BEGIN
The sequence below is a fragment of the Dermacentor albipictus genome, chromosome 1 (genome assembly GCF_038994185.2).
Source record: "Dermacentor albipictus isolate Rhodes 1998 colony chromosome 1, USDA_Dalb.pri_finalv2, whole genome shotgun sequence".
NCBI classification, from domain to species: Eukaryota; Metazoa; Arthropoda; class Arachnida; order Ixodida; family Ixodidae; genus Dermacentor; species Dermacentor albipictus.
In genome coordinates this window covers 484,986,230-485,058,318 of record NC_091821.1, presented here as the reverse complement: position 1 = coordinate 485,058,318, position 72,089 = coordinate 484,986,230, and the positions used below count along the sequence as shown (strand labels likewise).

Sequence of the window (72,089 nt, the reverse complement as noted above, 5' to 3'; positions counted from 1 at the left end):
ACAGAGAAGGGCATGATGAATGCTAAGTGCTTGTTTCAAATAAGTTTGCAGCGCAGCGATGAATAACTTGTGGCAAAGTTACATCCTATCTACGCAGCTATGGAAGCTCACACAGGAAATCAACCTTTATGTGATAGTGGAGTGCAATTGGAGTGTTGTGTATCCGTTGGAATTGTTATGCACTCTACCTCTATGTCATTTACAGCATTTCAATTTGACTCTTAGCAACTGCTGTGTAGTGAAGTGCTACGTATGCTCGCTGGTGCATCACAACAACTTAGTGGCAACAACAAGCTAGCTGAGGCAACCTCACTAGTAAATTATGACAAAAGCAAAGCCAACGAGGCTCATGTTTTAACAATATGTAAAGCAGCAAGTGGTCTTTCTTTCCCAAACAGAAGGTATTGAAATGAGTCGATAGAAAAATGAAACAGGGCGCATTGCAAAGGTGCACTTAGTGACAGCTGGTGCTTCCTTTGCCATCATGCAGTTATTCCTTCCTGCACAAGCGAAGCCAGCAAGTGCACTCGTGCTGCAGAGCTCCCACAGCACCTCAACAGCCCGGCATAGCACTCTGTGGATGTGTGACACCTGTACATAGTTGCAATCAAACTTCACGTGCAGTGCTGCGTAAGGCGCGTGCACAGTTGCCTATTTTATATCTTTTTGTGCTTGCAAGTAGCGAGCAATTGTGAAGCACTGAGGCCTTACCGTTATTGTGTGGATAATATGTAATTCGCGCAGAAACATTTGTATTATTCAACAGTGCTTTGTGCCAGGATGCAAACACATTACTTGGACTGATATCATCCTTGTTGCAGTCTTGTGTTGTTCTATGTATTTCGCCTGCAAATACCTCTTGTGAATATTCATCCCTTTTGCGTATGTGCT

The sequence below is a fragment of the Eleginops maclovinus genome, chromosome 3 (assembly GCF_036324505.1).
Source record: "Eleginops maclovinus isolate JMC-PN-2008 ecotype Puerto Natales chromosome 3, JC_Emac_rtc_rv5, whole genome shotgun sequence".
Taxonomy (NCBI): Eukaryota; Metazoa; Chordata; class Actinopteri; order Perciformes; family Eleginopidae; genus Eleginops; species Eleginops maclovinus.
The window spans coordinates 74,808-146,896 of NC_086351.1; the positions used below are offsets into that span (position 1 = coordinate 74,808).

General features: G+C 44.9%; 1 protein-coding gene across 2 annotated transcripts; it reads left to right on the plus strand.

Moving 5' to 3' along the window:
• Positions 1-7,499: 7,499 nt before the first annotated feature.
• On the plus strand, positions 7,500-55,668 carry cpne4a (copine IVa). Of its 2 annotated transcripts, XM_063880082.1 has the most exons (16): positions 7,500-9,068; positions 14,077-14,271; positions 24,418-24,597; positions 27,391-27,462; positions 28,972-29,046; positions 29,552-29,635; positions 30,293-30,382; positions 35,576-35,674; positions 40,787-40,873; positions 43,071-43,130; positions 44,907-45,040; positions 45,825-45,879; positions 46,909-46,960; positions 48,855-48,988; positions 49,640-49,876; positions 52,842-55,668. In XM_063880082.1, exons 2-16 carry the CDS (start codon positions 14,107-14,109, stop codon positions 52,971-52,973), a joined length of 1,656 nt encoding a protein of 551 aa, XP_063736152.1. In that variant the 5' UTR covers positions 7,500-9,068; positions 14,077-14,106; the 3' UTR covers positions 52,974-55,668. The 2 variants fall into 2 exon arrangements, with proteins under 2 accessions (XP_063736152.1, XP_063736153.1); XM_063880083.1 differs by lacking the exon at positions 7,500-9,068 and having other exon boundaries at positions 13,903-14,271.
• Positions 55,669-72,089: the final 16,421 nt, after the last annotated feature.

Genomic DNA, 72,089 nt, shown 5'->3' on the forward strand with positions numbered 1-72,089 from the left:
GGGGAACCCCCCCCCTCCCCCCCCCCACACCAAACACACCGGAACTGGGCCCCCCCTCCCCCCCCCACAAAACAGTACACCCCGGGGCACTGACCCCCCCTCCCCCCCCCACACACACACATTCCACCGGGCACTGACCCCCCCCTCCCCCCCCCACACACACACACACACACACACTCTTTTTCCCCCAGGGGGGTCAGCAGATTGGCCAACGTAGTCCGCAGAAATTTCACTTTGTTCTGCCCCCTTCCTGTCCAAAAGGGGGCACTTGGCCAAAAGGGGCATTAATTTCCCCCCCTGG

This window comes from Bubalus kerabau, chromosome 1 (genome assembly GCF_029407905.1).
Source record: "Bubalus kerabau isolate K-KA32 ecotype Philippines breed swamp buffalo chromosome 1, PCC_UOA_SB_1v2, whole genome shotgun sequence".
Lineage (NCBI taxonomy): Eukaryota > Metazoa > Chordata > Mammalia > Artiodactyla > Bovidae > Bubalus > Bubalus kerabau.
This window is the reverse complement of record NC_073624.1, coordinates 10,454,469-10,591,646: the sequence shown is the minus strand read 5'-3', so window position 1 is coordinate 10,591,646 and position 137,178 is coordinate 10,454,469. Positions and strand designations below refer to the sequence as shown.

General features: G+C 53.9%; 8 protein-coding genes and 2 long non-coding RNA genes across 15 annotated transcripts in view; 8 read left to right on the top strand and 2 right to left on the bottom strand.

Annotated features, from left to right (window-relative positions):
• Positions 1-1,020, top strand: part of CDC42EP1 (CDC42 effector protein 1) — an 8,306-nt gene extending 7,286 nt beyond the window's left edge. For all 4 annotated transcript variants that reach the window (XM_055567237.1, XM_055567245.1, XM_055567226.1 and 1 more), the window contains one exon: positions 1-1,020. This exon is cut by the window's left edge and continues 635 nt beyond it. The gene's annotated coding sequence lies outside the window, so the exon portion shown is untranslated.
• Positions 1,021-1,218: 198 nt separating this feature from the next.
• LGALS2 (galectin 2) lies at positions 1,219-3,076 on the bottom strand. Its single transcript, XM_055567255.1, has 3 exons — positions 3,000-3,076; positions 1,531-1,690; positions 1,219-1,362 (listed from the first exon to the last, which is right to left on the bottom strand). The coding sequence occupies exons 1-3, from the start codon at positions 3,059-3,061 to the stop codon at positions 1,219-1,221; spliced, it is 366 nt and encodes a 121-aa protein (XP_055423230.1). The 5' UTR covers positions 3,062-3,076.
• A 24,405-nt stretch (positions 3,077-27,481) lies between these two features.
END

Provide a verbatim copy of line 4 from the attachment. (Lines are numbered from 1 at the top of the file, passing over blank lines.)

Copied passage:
In genome coordinates this window covers 484,986,230-485,058,318 of record NC_091821.1, presented here as the reverse complement: position 1 = coordinate 485,058,318, position 72,089 = coordinate 484,986,230, and the positions used below count along the sequence as shown (strand labels likewise).